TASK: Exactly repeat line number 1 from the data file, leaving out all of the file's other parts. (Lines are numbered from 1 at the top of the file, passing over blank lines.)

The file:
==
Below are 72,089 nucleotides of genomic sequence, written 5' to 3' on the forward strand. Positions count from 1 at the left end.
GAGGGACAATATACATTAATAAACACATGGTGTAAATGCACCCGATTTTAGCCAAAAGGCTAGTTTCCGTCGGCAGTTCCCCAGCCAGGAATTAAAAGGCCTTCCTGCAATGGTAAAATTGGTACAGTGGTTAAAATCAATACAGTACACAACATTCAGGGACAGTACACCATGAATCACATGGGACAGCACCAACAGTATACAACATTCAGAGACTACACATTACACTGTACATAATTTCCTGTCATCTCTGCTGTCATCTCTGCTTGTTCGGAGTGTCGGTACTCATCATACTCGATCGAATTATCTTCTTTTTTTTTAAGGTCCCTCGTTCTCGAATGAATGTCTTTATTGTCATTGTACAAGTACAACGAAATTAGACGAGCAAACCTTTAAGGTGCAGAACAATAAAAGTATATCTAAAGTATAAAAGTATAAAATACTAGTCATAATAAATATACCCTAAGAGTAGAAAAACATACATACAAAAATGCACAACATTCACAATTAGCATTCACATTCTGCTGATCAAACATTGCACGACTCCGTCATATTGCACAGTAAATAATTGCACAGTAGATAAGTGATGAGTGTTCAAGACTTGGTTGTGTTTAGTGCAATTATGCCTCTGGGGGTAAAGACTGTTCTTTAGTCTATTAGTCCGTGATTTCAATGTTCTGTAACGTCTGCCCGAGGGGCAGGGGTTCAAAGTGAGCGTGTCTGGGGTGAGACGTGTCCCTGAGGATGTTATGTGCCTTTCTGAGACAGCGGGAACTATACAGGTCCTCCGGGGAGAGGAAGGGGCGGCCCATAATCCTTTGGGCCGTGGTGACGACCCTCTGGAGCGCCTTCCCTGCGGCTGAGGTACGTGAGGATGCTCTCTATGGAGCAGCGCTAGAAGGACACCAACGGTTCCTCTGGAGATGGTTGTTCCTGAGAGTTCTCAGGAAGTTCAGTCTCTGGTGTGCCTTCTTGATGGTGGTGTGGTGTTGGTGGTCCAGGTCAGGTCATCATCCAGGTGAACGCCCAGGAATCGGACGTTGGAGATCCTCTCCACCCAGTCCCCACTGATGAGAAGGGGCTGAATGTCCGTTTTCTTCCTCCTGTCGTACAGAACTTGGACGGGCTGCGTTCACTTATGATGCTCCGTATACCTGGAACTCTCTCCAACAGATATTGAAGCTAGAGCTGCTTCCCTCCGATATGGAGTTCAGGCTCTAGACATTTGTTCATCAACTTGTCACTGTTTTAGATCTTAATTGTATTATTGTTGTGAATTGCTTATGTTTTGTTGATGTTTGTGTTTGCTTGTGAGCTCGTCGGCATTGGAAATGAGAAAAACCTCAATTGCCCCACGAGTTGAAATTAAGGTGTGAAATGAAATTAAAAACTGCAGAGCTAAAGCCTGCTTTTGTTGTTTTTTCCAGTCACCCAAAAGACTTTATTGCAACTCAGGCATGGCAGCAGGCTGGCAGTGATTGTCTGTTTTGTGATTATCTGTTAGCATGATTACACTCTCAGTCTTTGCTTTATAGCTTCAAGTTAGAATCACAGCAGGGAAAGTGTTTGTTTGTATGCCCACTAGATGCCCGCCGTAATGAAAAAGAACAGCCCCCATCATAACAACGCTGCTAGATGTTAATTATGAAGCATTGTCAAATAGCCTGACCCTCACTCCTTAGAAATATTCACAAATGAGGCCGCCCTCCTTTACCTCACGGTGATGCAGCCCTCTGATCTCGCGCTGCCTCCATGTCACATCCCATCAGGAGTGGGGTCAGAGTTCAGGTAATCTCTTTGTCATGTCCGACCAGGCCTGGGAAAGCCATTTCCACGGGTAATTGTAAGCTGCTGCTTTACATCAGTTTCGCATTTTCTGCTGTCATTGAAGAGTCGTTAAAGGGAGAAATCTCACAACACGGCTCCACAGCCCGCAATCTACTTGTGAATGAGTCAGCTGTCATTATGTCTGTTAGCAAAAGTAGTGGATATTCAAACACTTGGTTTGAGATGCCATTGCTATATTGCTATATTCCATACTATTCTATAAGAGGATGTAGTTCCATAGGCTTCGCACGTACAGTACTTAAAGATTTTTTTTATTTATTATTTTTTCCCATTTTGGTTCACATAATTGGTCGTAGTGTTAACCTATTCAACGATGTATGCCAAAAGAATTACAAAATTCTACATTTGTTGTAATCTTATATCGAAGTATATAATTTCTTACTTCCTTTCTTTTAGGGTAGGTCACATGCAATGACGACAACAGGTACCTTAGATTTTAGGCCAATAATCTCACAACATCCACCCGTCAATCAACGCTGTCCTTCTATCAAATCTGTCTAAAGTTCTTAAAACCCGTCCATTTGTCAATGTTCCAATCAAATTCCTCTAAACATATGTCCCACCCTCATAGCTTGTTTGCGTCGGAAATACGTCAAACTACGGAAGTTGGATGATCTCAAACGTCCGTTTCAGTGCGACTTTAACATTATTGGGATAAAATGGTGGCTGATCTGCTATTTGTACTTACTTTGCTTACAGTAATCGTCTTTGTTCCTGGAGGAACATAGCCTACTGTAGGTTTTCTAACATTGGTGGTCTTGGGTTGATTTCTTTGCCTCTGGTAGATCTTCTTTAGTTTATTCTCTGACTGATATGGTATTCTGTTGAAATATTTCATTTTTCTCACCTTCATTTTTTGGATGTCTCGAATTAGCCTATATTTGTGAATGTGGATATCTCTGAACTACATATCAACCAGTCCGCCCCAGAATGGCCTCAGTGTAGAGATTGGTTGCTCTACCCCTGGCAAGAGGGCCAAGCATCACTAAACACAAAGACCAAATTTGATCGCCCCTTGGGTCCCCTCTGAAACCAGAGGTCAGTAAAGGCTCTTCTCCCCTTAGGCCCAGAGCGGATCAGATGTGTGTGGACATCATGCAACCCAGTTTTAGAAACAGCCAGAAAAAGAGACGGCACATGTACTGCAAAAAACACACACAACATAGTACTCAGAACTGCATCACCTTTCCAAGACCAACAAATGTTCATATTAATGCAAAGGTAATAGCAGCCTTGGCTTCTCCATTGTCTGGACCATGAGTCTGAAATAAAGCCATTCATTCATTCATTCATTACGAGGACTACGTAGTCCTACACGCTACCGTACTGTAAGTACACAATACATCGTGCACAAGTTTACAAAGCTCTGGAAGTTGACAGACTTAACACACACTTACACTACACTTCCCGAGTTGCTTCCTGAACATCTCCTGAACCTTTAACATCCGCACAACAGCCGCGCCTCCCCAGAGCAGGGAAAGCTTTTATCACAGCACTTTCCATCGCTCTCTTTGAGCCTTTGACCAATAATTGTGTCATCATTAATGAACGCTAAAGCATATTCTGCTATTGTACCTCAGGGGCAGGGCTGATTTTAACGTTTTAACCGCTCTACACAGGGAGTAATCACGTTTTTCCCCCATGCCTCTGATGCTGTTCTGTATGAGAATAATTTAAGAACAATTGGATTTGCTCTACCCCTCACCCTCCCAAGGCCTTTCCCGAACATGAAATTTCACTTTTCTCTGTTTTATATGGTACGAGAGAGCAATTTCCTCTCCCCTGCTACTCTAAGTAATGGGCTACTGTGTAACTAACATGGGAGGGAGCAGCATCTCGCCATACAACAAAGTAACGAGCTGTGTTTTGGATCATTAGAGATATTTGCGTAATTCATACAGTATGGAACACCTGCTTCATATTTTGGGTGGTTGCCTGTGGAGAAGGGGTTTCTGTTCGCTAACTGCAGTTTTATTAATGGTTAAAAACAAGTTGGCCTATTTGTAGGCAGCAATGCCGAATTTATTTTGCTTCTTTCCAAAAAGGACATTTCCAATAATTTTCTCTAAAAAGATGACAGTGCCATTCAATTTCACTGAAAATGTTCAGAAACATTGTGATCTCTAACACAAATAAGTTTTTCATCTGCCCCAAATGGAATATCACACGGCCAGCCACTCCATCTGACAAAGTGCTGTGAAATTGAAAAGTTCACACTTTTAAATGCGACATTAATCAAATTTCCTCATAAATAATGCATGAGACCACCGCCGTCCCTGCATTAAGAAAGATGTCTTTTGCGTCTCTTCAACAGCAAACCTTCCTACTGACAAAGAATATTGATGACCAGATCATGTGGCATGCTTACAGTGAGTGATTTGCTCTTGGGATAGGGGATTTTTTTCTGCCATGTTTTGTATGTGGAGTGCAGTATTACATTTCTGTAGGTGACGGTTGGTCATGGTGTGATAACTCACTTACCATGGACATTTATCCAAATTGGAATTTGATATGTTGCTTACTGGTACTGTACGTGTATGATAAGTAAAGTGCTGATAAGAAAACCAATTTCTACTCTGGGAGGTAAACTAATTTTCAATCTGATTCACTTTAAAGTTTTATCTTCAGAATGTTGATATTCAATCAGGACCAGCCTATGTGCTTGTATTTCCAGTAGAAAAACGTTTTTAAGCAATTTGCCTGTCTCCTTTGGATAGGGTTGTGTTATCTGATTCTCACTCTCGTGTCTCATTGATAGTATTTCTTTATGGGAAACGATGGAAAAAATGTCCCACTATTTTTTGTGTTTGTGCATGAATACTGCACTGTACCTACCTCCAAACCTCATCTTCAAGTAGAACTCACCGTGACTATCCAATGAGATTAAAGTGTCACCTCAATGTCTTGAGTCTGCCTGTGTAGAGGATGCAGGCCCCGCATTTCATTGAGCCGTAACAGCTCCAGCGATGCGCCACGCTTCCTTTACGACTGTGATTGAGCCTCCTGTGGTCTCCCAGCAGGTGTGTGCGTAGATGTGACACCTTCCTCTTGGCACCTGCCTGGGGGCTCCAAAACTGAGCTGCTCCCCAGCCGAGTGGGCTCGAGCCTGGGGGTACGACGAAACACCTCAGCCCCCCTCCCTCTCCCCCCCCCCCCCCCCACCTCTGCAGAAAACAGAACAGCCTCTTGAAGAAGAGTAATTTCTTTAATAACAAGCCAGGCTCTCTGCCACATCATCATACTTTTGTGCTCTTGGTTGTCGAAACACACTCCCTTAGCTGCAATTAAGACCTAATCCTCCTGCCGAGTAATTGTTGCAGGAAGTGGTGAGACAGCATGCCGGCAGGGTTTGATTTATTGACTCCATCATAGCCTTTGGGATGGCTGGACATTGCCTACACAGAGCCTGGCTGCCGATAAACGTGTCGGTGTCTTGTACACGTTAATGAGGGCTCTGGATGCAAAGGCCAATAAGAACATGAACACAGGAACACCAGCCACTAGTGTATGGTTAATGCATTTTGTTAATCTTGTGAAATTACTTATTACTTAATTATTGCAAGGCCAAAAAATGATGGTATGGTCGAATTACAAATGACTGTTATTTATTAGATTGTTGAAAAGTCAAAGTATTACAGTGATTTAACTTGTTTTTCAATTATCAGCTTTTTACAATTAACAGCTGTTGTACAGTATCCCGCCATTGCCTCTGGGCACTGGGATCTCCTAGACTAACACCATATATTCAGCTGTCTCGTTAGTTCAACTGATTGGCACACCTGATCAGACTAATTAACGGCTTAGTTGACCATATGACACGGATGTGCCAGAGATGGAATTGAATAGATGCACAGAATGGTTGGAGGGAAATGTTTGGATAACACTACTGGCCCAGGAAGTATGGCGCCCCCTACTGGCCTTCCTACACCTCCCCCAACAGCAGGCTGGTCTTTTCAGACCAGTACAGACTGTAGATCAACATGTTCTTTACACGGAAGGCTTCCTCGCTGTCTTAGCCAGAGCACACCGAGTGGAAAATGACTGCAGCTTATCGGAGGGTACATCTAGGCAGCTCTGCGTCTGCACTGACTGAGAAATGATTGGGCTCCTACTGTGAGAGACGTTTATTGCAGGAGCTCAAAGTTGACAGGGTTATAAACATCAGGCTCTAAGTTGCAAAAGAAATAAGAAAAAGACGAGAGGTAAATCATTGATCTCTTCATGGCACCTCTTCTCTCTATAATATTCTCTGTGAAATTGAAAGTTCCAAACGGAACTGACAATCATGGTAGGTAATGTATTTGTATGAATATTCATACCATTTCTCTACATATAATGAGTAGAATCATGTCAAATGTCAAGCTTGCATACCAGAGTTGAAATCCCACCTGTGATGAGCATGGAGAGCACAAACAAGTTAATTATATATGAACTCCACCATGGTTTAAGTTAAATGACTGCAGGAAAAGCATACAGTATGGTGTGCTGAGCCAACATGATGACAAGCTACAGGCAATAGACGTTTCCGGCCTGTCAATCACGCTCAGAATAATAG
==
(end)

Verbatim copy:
Below are 72,089 nucleotides of genomic sequence, written 5' to 3' on the forward strand. Positions count from 1 at the left end.